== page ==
Give us each day our daily bread… (Luke 11:3)
Several years ago I participated in an experience which touched me more than I thought it would. At the time I was in St. Louis standing in line with other citizens of our country during the event called, “Hands Across America.” I felt caught up in a venture which went beyond the boundaries of my small self. I became part of one loud voice which said, “No more! We must reach out to others less fortunate than ourselves. Even if it means we can only give a crust of bread, then we must give it to the poor in our own land.” It was a start. Simultaneously, the occasion brought home to me how important it is to love ourselves before giving to others. Still, even if we do not yet love ourselves rightly, sometimes stretching ourselves a bit for others can bring about a better love of self. As Jesus said, the two loves are inextricably bound to one another. Some of us have the problem of never looking at ourselves deeply enough, always remaining on the surface of things, and blaming others for the daily relational problems we encounter. Our giving to others just becomes a way of feeding our egos. On the other hand, some of us spend forever working on self-improvement. Then our giving to others remains at a standstill. Soul-searching was never meant to be morose or picayune. We need to stop chiding ourselves, our parents, our teachers, or whoever else we blame, acknowledge the influence of past psychological hurts, and then move on and beyond them.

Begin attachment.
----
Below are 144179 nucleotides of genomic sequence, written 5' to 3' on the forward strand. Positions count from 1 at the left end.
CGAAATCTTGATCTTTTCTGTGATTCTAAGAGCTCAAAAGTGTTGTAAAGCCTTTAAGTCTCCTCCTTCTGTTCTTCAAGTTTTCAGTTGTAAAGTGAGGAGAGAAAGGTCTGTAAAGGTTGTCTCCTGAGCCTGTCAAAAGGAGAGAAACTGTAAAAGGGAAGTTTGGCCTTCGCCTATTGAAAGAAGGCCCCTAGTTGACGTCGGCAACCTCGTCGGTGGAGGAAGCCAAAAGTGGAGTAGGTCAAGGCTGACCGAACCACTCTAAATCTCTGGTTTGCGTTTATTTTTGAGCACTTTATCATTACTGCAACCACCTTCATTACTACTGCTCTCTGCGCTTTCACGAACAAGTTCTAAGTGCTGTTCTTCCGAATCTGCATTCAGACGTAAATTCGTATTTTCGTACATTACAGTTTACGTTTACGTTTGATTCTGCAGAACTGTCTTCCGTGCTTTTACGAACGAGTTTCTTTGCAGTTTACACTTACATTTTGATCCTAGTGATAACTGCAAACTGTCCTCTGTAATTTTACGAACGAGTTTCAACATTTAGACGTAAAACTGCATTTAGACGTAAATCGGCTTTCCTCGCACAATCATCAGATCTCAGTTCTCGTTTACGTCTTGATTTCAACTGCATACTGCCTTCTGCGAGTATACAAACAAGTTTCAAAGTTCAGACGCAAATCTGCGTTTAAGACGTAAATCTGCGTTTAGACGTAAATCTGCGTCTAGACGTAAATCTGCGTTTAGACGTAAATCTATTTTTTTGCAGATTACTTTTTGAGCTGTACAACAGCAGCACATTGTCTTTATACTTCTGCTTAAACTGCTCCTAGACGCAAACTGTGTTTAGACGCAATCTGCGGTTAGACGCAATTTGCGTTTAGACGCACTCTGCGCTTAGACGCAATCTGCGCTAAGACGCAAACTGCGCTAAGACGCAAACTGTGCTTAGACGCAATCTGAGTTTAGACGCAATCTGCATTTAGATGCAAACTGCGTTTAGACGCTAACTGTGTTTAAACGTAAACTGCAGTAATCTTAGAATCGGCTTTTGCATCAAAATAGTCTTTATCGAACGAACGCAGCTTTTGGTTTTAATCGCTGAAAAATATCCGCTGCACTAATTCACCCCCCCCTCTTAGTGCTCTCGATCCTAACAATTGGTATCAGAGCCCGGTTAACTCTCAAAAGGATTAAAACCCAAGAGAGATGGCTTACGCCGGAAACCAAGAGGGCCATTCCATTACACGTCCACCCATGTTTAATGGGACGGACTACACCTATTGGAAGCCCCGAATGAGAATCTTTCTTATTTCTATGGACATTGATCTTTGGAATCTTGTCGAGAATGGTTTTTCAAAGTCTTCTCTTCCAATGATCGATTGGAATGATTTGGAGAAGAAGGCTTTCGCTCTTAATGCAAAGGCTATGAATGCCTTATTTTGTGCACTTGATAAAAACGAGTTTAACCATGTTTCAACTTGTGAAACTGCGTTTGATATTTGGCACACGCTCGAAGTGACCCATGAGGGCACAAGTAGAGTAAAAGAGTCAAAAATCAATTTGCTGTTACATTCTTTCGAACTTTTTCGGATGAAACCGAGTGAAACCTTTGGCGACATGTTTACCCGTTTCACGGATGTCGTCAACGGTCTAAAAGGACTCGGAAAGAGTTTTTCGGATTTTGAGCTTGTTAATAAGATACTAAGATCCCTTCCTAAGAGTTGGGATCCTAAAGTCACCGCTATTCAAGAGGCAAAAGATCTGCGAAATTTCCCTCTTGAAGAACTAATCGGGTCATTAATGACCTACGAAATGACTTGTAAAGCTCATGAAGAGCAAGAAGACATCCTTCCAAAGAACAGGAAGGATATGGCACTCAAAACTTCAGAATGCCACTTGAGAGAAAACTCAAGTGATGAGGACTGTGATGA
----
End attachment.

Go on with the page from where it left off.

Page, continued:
All of this is to say we need to behave like believing Christians who recognize a God who loves us, providing our daily bread through countless gifts of love: friends, food, clothing, and the beauty of nature. We, in turn, must supply that bread for others in need. This may be the only way they will come to know our God. More importantly, it may be the only way God’s good heavenly crop can be harvested. The choice is ours.
…not by bread alone do we live but by every word that comes from…the Lord. (Deut. 8:3)
—Sister Mary E. Penrose
|Sister Mary E. Penrose is a Sister of St. Scholastica Monastery in Duluth, Minnesota. She edits readings for the liturgical Hours and writes reflections for the Community. And she is a tutor for the African Sisters attending The College of St. Scholastica. She was editor of a journal, Spirit & Life, for 18 years.